Operation Support Hope

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Lockheed C-5B cargo jet participating in Operation Support Hope parked at Moi International Airport, Mombasa, July 1994.

Operation Support Hope was a 1994 United States military effort to provide immediate relief for the refugees of the Rwandan Genocide and allow a smooth transition to a full United Nations humanitarian management program. The inhabitants of the camp consisted of approximately two million Hutus, participants in the genocide, and the bystanders, who had fled in anticipation of Tutsi retaliation. On July 22, 1994 President Clinton announced Operation Support Hope.[1] Two days later, American joint task forces were airlifted to Goma, Zaire; Kigali, Rwanda; Entebbe, Uganda; and Mombasa, Kenya. US Air Force liaison officers were assigned to United Nations High Commissioner for Refugees (UNHCR)'s air operations cell in Geneva and assigned to joint logistics cells and civil-military operations centers in the field.

The joint task force was headquartered in Entebbe, with the role of providing a cargo airlift to supplement United Nations efforts. The United States Army almost immediately set up a major water supply system at the refugee camp in Goma and helped bury the dead. Relief supplies were flown from Europe directly to African locations by C-5 and C-141 cargo jets, which then ferried to Mombasa due to scarcity of fuel in the African interior, and then returned to Europe. Due to limited ramp space, some aircraft were forced into holding patterns; their fuel requirements were met by KC-10 tanker aircraft based at Harare, Zimbabwe.

During the peak of Operation Support Hope in late August, the United States had 2350 service members deployed. About 15,000 tons of humanitarian supplies were delivered by 1200 airlift sorties, about 60% of the total airlift tonnage.[citation needed]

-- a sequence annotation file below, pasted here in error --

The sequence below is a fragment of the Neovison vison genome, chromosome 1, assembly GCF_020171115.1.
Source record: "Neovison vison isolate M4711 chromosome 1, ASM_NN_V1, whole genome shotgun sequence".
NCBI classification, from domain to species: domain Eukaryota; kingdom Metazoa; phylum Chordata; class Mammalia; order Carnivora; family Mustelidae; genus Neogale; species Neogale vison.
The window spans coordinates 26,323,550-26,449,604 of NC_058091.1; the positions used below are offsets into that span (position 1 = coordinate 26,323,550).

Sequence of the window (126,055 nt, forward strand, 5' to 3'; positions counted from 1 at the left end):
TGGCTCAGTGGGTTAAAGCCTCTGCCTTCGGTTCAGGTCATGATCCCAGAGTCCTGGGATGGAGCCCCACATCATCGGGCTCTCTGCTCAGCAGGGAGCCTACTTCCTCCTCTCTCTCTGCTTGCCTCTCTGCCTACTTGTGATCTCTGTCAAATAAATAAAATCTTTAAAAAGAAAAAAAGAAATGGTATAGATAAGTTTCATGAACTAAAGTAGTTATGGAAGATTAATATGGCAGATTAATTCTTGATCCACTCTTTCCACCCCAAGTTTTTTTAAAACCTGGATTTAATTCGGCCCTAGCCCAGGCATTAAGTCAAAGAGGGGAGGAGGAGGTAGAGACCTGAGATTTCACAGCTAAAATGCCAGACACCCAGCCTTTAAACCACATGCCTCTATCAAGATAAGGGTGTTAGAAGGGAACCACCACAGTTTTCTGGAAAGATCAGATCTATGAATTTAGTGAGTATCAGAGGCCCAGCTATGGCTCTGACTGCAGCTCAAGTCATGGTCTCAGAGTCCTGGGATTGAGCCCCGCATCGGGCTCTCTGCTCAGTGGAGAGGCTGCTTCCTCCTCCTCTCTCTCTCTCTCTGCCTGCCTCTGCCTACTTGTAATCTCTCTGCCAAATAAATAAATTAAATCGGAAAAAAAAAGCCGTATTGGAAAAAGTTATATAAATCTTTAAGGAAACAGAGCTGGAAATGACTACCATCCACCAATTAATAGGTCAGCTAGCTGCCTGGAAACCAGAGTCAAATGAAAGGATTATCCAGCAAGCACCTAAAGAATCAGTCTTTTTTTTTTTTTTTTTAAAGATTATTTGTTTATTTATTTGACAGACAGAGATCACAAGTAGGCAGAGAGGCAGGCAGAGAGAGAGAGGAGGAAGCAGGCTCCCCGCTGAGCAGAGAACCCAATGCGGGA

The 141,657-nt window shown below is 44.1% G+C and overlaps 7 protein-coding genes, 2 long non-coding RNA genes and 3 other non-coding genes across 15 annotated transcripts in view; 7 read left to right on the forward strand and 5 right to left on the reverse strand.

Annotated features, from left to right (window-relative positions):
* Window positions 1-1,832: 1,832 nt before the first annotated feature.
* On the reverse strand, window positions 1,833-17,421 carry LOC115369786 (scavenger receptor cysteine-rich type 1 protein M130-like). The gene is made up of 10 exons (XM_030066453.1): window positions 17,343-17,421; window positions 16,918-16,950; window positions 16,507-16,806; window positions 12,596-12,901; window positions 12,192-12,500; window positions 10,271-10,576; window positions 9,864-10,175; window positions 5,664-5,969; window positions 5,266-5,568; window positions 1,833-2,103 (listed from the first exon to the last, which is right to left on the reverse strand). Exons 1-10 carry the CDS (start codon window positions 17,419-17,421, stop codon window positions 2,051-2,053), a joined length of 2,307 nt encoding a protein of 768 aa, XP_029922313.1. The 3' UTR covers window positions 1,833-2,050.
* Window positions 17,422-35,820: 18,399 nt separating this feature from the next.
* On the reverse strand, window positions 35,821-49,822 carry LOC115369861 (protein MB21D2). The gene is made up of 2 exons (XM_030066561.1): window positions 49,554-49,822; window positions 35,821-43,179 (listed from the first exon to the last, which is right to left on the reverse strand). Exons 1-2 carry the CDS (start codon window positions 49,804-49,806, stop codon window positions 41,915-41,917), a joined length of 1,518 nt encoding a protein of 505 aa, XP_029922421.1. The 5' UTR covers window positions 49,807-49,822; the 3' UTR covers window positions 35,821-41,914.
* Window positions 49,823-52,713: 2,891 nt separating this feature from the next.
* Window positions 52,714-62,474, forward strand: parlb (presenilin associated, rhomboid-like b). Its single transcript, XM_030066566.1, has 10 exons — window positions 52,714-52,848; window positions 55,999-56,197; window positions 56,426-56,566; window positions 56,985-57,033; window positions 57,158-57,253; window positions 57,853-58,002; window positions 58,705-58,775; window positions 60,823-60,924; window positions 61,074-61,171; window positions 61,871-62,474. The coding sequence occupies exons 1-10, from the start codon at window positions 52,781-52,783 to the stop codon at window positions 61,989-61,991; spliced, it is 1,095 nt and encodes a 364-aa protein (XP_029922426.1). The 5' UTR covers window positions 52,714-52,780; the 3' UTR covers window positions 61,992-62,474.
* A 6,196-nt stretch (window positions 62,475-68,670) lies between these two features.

On August 14, the United Nations High Commissioner for Refugees (UNHCR) requested that all agencies stop airlifting food to Goma. The operation continued supporting other locations in Rwanda. By presidential order, it ceased on September 27[1] and the last C-5 involved in the airlift left Entebbe on September 29.

One noteworthy accomplishment was a C-5 that flew a 22-hour flight nonstop from Travis Air Force Base, California to Goma to deliver a water supply system, supported by 3 aerial refuelings.[2]

As part of Operation Support Hope, the American defense contractor Halliburton earned $6.3million through its engineering and construction subsidiary Kellogg Brown & Root (KBR).[3]

The operation's code name, Support Hope, has been criticized as uninspiring, along with a number of recent code names picked from a computer-generated list.[4]

See also[edit]

References[edit]

  1. ^ a b "Operation Support Hope". GlobalSecurity.org. 2005-04-27. Retrieved 2008-10-02. 
  2. ^ http://www.atalink.org/atq/ATQ_Summer_2004.pdf
  3. ^ "Book extract: The Halliburton Agenda by Dan Briody". The Guardian (London). 2004-07-22. Retrieved 2008-10-02. 
  4. ^ "Code Names For U.S. Military Maneuvers Need An `Operation'". Seattle Times Newspaper. 2004-12-11. Retrieved 2008-10-02.